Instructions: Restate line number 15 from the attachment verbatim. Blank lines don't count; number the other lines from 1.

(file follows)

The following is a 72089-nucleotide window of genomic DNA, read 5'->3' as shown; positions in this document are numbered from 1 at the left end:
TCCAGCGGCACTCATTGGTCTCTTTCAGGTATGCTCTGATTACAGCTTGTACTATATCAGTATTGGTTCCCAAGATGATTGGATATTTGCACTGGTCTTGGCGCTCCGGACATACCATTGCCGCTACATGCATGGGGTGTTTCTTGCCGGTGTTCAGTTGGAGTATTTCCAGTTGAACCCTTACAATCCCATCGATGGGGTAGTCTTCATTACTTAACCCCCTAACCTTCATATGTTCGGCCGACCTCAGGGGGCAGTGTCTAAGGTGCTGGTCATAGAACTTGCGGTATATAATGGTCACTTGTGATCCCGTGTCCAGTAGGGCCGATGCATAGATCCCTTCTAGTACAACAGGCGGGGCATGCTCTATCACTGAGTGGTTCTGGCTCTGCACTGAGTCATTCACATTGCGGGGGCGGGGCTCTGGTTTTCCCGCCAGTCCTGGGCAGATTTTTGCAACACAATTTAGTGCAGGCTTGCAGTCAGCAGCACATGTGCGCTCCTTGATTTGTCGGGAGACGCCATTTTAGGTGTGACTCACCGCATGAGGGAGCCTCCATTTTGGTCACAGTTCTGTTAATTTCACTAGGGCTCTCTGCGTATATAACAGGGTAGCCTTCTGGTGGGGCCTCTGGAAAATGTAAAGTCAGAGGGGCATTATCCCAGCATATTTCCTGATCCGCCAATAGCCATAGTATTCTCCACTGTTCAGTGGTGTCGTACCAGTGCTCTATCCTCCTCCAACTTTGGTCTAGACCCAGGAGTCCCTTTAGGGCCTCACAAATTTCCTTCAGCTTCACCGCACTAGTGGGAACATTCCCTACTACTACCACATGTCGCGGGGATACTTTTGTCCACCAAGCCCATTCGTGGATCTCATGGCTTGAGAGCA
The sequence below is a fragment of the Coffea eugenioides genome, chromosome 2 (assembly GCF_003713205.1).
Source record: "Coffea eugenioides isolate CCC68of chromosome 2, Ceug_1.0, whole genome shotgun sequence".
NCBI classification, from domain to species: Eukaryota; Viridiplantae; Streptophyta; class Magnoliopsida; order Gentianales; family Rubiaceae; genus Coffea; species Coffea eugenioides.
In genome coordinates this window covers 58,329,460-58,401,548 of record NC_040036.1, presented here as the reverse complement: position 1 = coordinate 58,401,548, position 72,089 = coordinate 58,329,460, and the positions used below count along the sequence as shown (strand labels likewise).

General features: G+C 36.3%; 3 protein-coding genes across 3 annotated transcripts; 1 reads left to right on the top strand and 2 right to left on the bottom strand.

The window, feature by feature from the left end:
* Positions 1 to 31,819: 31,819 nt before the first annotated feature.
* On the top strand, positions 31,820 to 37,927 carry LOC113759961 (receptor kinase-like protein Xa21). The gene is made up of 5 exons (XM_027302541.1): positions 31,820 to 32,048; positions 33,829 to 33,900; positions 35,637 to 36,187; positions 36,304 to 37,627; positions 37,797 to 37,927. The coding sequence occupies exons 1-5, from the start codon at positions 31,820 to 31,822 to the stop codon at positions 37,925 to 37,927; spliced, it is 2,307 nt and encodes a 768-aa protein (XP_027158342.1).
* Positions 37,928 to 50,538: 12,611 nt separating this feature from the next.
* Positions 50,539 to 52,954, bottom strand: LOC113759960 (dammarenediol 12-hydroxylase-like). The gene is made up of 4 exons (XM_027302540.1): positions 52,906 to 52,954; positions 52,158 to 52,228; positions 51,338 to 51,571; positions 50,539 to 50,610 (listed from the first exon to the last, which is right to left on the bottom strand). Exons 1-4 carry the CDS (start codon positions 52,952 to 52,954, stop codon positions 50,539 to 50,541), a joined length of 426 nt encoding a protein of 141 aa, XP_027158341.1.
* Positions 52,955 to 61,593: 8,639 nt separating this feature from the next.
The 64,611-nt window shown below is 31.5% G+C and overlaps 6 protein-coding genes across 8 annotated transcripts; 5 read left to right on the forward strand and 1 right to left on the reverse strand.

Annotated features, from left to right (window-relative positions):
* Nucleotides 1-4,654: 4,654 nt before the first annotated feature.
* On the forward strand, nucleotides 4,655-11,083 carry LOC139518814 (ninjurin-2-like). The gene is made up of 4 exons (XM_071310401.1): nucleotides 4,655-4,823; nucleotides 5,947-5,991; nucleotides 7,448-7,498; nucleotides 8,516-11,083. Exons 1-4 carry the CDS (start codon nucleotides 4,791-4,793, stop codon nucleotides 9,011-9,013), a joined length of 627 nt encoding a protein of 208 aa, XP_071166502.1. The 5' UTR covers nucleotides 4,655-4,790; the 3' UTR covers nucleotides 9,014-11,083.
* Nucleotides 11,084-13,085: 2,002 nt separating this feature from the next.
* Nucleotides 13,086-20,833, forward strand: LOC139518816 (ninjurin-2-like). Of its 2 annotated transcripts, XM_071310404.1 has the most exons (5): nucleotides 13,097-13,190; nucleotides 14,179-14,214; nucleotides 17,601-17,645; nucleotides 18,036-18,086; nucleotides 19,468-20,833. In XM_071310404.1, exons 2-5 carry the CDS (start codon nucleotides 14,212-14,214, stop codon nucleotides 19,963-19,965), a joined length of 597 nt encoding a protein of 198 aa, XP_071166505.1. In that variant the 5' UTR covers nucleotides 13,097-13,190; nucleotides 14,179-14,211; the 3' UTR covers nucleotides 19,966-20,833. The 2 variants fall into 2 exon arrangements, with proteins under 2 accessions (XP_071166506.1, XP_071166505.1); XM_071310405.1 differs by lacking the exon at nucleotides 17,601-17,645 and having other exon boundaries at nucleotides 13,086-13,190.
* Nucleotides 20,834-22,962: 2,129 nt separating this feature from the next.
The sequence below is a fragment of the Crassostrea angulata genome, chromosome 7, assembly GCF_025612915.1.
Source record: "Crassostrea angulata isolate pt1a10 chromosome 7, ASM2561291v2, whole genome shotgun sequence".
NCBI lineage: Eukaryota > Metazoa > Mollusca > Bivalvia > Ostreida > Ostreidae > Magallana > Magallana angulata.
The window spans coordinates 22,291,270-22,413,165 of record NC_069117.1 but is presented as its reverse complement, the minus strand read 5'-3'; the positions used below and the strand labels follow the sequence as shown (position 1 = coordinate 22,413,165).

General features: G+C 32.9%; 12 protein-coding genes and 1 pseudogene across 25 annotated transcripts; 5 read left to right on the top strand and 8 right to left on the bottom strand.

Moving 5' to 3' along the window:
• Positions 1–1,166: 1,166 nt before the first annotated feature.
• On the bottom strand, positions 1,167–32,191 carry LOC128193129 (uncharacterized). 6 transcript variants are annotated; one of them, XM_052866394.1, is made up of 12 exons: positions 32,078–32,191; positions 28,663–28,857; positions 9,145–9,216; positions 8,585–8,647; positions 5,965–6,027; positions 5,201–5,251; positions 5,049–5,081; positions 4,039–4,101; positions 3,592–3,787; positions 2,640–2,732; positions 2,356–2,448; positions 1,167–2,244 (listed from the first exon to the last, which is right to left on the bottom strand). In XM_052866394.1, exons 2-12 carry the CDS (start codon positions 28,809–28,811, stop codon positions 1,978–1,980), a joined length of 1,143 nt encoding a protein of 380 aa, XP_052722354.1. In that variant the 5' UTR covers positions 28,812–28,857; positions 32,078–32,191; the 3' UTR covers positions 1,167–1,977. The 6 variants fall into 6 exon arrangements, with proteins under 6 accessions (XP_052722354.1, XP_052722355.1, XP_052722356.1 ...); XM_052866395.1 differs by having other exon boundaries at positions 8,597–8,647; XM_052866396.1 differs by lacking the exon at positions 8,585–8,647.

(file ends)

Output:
Annotated features, from left to right (window-relative positions):